What is the future of ESG ratings for FS firms?

While ESG (environmental, social and governance) remains high on the agendas of businesses, the UK government is reinforcing its ambition for the UK to continue as a global leader in green finance.

HM Treasury recognised this by publishing ‘Future regulatory regime for Environmental, Social and Governance (ESG) ratings providers’[1], which is a consultation on a potential new regulatory regime which assesses whether regulation for providers of ESG ratings and data providers should be introduced. The consultation suggests that regulation would benefit consumers, who are stated to be end-users of investment products that increasingly rely on ESG ratings.

What are ESG ratings?

ESG ratings are a type of metric which is used to assess the impact of ESG factors on a business and the business’s impact on the outside world. In the Treasury’s recent consultation paper, they said that providers of ESG ratings should be ‘supported and encouraged to promote transparency and deliver strong outcomes for the benefit of UK markets and ultimately consumers’.

What is the Treasury’s rationale for ESG rating regulation?

In the consultation paper the Treasury said that ESG ratings are increasingly influential, with institutional investors using ESG ratings at least once a week.[2] Therefore, as they are being used more, Treasury points out that ESG ratings providers’ methodologies and objectives can lead to confusion as to what a rating implies and so there is a clear benefit to be gained from improving the transparency of methodologies, governance and processes of ESG ratings providers, and these outcomes could be brought about through regulation. The Treasury thinks that such regulation creates an opportunity for the UK to deliver on four of the government’s objectives – net zero, consumer protection, UK international competitiveness and economic growth.

How is the Treasury proposing to regulate ESG ratings?

The Treasury is proposing a new concept of Designated Activities Regime (DAR) which would mean that anyone undertaking any such Designated Activities would be required to follow rules for those activities, unless they are exempt. Performance of a Designated Activity would not involve an automatic FCA authorisation requirement. However, the consultation also refers to the fact that the Financial Services and Markets Act 2000 (Regulated Activities) Order 2001 (RAO)) may be amended with the effect that any firms undertaking activities which fall within that expanded RAO scope would be required to be FCA authorised and comply with the FCA rules.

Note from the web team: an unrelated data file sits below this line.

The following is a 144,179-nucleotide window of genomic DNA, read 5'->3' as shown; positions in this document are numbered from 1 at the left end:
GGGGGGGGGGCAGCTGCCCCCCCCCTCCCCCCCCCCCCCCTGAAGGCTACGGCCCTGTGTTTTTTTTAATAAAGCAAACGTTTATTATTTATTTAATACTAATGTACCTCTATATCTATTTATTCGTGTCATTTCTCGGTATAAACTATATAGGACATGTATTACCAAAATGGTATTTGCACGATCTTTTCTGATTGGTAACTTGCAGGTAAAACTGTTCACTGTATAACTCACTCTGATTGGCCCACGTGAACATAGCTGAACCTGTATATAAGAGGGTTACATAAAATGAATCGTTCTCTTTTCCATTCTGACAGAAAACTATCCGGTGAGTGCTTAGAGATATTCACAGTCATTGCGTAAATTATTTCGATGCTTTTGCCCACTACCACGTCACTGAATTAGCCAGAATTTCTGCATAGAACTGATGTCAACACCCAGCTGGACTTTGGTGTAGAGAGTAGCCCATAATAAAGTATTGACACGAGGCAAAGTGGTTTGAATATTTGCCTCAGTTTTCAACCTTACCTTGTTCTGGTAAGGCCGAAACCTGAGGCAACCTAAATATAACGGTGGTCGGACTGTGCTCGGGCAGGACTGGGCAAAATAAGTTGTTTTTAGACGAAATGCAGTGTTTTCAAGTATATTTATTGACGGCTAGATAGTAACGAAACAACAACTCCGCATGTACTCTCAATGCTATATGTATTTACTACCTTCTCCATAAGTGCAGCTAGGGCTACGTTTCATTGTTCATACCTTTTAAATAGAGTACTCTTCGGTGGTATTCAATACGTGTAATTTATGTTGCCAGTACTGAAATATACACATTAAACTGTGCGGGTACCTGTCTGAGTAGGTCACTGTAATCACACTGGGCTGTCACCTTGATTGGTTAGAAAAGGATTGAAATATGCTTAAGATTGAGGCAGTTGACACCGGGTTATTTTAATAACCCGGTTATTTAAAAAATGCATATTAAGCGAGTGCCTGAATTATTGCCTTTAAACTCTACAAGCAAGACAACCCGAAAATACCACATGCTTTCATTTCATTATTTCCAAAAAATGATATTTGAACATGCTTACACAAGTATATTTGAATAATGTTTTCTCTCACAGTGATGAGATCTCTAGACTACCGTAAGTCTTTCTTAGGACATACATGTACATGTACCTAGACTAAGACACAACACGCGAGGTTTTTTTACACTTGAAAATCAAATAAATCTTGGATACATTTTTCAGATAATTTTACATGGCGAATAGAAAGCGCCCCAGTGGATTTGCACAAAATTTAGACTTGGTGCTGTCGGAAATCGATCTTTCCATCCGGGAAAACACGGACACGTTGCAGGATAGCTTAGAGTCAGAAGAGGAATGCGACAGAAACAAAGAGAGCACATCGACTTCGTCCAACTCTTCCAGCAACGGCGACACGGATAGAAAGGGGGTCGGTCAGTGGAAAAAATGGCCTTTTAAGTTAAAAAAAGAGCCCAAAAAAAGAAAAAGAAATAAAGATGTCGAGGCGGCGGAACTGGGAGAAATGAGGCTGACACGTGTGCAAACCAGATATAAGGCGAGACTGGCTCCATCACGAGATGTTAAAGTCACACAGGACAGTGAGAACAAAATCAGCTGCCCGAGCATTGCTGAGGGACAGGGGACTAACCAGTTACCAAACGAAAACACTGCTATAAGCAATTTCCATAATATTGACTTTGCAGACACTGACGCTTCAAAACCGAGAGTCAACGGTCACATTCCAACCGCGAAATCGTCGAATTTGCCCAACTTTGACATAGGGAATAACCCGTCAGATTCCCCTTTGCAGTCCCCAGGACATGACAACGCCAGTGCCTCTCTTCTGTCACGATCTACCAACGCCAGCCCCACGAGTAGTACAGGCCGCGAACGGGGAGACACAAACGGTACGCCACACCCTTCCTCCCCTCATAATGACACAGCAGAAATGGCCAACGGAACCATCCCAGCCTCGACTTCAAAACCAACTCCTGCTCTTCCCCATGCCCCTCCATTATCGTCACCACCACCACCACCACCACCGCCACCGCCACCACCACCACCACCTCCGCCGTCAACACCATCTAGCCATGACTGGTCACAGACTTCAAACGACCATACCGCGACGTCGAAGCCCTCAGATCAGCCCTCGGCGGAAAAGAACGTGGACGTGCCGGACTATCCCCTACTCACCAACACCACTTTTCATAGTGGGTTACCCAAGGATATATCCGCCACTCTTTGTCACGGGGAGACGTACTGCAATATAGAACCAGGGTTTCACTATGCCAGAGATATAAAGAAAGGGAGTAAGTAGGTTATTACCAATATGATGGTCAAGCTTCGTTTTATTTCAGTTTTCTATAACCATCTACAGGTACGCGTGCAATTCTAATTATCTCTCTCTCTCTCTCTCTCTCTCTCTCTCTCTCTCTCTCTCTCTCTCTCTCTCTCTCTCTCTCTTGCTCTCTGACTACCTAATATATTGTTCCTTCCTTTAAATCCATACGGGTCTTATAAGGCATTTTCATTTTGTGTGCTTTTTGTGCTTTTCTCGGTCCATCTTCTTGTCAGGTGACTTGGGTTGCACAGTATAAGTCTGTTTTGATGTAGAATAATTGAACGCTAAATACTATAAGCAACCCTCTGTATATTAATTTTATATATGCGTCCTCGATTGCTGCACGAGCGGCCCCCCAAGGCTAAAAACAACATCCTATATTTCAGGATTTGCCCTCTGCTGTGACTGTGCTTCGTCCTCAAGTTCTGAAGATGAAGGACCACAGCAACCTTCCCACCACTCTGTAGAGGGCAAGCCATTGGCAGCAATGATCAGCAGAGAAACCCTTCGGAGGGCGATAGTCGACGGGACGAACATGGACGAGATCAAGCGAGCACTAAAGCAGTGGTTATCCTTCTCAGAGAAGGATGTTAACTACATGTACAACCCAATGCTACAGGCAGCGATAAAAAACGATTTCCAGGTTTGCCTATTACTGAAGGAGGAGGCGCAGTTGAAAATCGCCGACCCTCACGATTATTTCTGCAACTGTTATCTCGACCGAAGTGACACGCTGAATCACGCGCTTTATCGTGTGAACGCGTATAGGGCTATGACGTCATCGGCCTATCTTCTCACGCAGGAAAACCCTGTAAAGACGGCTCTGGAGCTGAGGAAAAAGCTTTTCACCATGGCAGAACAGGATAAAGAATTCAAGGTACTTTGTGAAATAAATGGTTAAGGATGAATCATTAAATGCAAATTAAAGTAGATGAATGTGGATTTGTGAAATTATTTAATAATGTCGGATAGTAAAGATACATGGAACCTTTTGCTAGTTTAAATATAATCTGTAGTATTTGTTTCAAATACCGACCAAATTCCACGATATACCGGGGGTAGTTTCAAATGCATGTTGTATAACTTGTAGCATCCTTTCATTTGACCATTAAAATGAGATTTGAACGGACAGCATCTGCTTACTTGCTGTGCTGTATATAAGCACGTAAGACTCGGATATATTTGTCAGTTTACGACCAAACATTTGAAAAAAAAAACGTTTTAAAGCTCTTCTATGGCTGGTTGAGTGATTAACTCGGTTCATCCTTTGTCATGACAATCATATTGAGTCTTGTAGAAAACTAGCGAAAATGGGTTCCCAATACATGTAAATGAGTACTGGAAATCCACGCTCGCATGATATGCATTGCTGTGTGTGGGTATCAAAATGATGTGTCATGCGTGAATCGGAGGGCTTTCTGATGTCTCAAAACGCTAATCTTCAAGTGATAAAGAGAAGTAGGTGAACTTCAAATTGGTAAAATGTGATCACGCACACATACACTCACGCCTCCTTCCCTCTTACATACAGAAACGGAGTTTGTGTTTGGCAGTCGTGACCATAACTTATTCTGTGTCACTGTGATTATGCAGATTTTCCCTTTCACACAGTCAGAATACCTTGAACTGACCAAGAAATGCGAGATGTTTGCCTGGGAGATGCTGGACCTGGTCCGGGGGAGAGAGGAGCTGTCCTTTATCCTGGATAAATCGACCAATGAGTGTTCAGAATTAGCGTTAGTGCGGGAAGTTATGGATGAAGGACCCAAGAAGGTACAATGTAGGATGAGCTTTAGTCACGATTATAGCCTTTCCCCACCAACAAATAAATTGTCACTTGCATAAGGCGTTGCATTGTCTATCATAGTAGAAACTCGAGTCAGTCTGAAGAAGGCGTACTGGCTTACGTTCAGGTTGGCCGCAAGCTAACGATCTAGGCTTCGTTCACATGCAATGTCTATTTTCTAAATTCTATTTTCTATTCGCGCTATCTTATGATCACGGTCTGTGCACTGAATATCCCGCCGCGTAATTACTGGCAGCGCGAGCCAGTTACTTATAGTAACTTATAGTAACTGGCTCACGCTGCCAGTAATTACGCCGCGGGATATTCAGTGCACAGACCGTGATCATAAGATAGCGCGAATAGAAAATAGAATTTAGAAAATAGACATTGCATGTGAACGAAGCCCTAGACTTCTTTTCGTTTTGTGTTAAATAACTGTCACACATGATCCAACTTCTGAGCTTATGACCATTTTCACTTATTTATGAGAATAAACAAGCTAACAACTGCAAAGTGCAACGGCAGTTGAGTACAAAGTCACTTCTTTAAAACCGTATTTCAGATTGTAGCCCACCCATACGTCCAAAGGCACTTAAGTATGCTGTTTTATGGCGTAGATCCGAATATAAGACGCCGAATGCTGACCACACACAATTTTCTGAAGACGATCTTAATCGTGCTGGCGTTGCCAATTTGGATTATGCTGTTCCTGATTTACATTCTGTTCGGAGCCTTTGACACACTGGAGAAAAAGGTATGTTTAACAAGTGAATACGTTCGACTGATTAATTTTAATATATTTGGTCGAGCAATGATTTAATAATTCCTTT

Through the Financial Services and Markets (FS&M) Bill which is currently in its third reading in the House of Lords, the Treasury is proposing to legislate to bring the following activity into regulation:

“the direct provision of an assessment of environmental, social, or governance factors to a user in the UK, where the assessment is used in relation to a specified investment in the RAO, unless an exclusion applies.”

The consultation also refers to the fact that further activities may be brought into regulation, including some cases of indirect provision of these assessments, and where these assessments are used in relation to certain things other than RAO specified investments.[3]

What’s next?

The Treasury has asked for views in response to the consultation. The consultation ended on 30 June 2023, so the Treasury should publish their findings in due course. Watch this space!

[1] ‘Future regulatory regime for Environmental, Social and Governance (ESG) ratings providers’ can be found by clicking here.

[2] For more information please see page 9, paragraph 1.9 of ‘Future regulatory regime for Environmental, Social and Governance (ESG) ratings providers’

[3] Please see page 13, paragraph 1.23 of ‘Future regulatory regime for Environmental, Social and Governance (ESG) ratings providers’

Mark Chapman
Partner, Commercial
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This reflects the law and market position at the date of publication and is written as a general guide. It does not contain definitive legal advice, which should be sought in relation to a specific matter.

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